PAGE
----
Political rights

Political rights for women in Arkansas


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A century ago, women in Arkansas – or at least most of them – expected to vote for the first time. The 1917 legislature passed a measure allowing women to vote in primary elections for state political parties. It was three years before the United States Constitution was amended to empower women nationally.

While Arkansas might have been a leader in women’s suffrage, it didn’t happen overnight. Interestingly and surprisingly, far-sighted men and women have worked for women’s political rights in Arkansas since the Reconstruction Era Constitutional Convention of 1868.

I often cite the 1868 convention as a possible turning point in Arkansas history, one of those rare times when circumstances and opportunities met in a different kind of setting after the Civil War. The old order had been swept away. Young men from out of state, some for venal and selfish reasons, but others with a combination of idealistic and political motivations, found themselves attending a convention to draft a new charter for Arkansas. .

One of these men was a young Clark County delegate, Miles L. Langley. On the 29th day of deliberations, Langley proposed that “all citizens, aged twenty-one, who can read and write the English language, be eligible for elective suffrage …” This thunderclap was followed the next day by a strong defense of his proposal, in which Langley said his wife was just as qualified to vote as he was, and that he believed society treated women “with great injustice.”

Langley was booed by fellow delegates, including one of the few conservative white Democrats to win the election, JN Cypert of White County. Cypert ridiculed Langley’s motion as threatening “revolutions in families.” The motion was quickly tabled, leaving Langley to complain that “the Democrats are my enemies because I helped emancipate the slaves.” Republicans have now become my adversaries, because I made an effort to give women their rights. And even women. themselves do not sympathize with me. “

The end of Reconstruction in 1874 resulted in the adoption of a new constitution, which, while conservative and responsive in many ways, adopted a provision by Justice James W. Butler granting women the right to own property independently. of a husband.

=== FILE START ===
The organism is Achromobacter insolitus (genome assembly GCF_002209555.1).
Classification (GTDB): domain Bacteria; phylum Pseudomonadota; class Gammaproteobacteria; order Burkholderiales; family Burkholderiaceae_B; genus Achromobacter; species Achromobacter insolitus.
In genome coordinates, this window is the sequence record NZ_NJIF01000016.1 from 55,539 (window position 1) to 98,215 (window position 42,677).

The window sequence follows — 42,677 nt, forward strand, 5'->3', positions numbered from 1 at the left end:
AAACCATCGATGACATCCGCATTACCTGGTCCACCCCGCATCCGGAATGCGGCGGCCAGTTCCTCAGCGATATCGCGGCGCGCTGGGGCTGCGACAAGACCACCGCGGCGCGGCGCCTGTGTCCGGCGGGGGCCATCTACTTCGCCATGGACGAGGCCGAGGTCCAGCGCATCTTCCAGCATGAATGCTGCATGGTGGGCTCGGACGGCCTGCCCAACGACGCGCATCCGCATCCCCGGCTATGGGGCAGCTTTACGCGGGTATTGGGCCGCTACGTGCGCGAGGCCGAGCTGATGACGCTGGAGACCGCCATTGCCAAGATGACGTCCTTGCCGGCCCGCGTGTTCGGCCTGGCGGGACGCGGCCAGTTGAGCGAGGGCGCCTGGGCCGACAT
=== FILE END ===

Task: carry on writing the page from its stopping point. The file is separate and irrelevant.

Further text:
The next session of the legislature passed a law for the protection of married women, which allowed women to buy and sell property, sue and be sued, and be held accountable for the debt of a husband. Arkansas was one of the first states to grant extended rights to married women, but the right to vote was not one of them.

One of the interesting points to note when studying the history of women’s rights in Arkansas is the striking role played by women and children born in the north to the Republican leaders of the reconstruction. The movement to empower women in Arkansas was a truly bipartisan effort, bringing together the formidable organizational talents of female Democrats like Mary W. Loughborough and Republicans like Clara McDiarmid and Ida Joe Brooks, all of Little Rock. (Ida Joe Brooks ran for state office in 1920, but was excluded from the ballot by a notice from the sitting state attorney general.)

The women’s suffrage movement was centered in Little Rock, but pockets of activity sometimes arose in smaller towns such as Forrest City, Eureka Springs, Hope and Stuttgart. The suffrage movement gained momentum as it found common cause with the Women’s Temperance Campaign. In 1890, the Arkansas Prohibition Party convention in Russellville approved the emancipation of women. This alliance caused the alcohol forces to oppose women’s suffrage, which was ultimately wise.

In the legislative session of 1911, women’s suffrage could no longer be neglected, and the House of Representatives witnessed a strongly argued debate on a motion to grant the vote to women. Ultimately, the motion was tabled, but the debate had evolved to the point that respected Democratic lawmakers such as George P. Whittington of Hot Springs had joined the movement. Many Republican state leaders, like staunch Wallace Townsend, were strongly in favor of extending suffrage to women.

Clouds of war drifted across Europe when the Arkansas legislature convened in 1917, possibly adding to the suffragist cause. The suffragists also strengthened their cause by adopting a new strategy in 1917. Realizing that almost all major elections in the South were decided in the Democratic Party primaries, the suffragists convinced Garland County Representative John A. Riggs to sponsor a bill that would open the primary to female voters.

Women across the state mobilized for the 1917 effort. Women lobbied in many ways, “but the legislature was not harassed by a large and visible lobby. The bill passed the House by a comfortable 71 to 19 votes. The Senate, however, was a different story.

On February 27, 1917, the Senate met in front of crowded galleries to consider the suffrage bill. After a heated debate in which Senator Walker Smith of Magnolia said women did not want the right to vote, the Senate passed the bill by two votes, 17 to 15.

At least 40,000 women voted in the Arkansas Democratic primary in 1918. Both political parties began electing women to party positions. Ms. Stella Brizzolara of Fort Smith was the first woman to serve on the Democratic State Committee. In 1920, the Arkansans passed a constitutional amendment granting women the right to vote in all elections, although the issue had been the subject of legal proceedings for several years.

Tom Dillard is a retired historian and archivist living near Glen Rose in rural Hot Spring County. Email him at [email protected]

Editorial 12/11/2017

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